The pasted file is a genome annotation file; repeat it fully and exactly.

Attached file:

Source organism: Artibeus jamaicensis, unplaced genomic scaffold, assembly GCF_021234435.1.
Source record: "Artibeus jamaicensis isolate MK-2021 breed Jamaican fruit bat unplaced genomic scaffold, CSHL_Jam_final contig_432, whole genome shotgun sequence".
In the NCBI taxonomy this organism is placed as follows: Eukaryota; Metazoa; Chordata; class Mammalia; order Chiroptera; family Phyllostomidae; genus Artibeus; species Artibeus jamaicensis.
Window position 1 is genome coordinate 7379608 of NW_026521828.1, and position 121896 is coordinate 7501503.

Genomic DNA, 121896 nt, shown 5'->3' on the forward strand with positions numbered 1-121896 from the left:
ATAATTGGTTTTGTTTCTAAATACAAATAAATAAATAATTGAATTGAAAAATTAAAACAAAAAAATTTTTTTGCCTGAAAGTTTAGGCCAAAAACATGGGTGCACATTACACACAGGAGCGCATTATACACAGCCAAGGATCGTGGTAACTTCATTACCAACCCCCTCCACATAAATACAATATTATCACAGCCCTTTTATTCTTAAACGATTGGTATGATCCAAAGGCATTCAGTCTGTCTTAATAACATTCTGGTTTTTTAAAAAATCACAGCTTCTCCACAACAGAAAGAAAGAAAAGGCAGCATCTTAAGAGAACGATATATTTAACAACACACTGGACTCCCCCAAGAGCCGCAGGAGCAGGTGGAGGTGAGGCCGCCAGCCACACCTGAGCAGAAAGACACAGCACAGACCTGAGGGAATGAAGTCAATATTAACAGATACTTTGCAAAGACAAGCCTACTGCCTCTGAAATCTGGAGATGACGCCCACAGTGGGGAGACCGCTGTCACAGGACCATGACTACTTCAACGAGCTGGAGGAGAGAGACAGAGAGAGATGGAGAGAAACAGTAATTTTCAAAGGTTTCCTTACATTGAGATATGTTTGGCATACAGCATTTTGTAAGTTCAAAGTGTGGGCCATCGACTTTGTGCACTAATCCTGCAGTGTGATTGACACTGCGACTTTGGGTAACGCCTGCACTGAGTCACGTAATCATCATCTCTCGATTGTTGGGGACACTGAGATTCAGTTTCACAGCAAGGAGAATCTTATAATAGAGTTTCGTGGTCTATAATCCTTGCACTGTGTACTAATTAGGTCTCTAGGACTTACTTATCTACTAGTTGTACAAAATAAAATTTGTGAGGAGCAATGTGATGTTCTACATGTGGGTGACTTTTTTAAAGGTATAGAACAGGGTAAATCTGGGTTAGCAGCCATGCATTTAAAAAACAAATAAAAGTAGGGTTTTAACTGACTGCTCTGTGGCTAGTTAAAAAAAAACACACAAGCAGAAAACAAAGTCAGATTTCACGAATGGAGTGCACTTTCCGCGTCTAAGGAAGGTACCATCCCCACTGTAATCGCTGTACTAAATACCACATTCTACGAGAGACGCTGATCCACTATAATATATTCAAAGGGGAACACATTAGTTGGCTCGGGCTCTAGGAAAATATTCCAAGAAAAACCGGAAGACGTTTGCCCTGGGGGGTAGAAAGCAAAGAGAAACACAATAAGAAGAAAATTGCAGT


Source organism: Artibeus jamaicensis, unplaced genomic scaffold, assembly GCF_021234435.1.
Source record: "Artibeus jamaicensis isolate MK-2021 breed Jamaican fruit bat unplaced genomic scaffold, CSHL_Jam_final contig_432, whole genome shotgun sequence".
In the NCBI taxonomy this organism is placed as follows: Eukaryota; Metazoa; Chordata; class Mammalia; order Chiroptera; family Phyllostomidae; genus Artibeus; species Artibeus jamaicensis.
Window position 1 is genome coordinate 7379608 of NW_026521828.1, and position 121896 is coordinate 7501503.

Genomic DNA, 121896 nt, shown 5'->3' on the forward strand with positions numbered 1-121896 from the left:
ATAATTGGTTTTGTTTCTAAATACAAATAAATAAATAATTGAATTGAAAAATTAAAACAAAAAAATTTTTTTGCCTGAAAGTTTAGGCCAAAAACATGGGTGCACATTACACACAGGAGCGCATTATACACAGCCAAGGATCGTGGTAACTTCATTACCAACCCCCTCCACATAAATACAATATTATCACAGCCCTTTTATTCTTAAACGATTGGTATGATCCAAAGGCATTCAGTCTGTCTTAATAACATTCTGGTTTTTTAAAAAATCACAGCTTCTCCACAACAGAAAGAAAGAAAAGGCAGCATCTTAAGAGAACGATATATTTAACAACACACTGGACTCCCCCAAGAGCCGCAGGAGCAGGTGGAGGTGAGGCCGCCAGCCACACCTGAGCAGAAAGACACAGCACAGACCTGAGGGAATGAAGTCAATATTAACAGATACTTTGCAAAGACAAGCCTACTGCCTCTGAAATCTGGAGATGACGCCCACAGTGGGGAGACCGCTGTCACAGGACCATGACTACTTCAACGAGCTGGAGGAGAGAGACAGAGAGAGATGGAGAGAAACAGTAATTTTCAAAGGTTTCCTTACATTGAGATATGTTTGGCATACAGCATTTTGTAAGTTCAAAGTGTGGGCCATCGACTTTGTGCACTAATCCTGCAGTGTGATTGACACTGCGACTTTGGGTAACGCCTGCACTGAGTCACGTAATCATCATCTCTCGATTGTTGGGGACACTGAGATTCAGTTTCACAGCAAGGAGAATCTTATAATAGAGTTTCGTGGTCTATAATCCTTGCACTGTGTACTAATTAGGTCTCTAGGACTTACTTATCTACTAGTTGTACAAAATAAAATTTGTGAGGAGCAATGTGATGTTCTACATGTGGGTGACTTTTTTAAAGGTATAGAACAGGGTAAATCTGGGTTAGCAGCCATGCATTTAAAAAACAAATAAAAGTAGGGTTTTAACTGACTGCTCTGTGGCTAGTTAAAAAAAAACACACAAGCAGAAAACAAAGTCAGATTTCACGAATGGAGTGCACTTTCCGCGTCTAAGGAAGGTACCATCCCCACTGTAATCGCTGTACTAAATACCACATTCTACGAGAGACGCTGATCCACTATAATATATTCAAAGGGGAACACATTAGTTGGCTCGGGCTCTAGGAAAATATTCCAAGAAAAACCGGAAGACGTTTGCCCTGGGGGGTAGAAAGCAAAGAGAAACACAATAAGAAGAAAATTGCAGT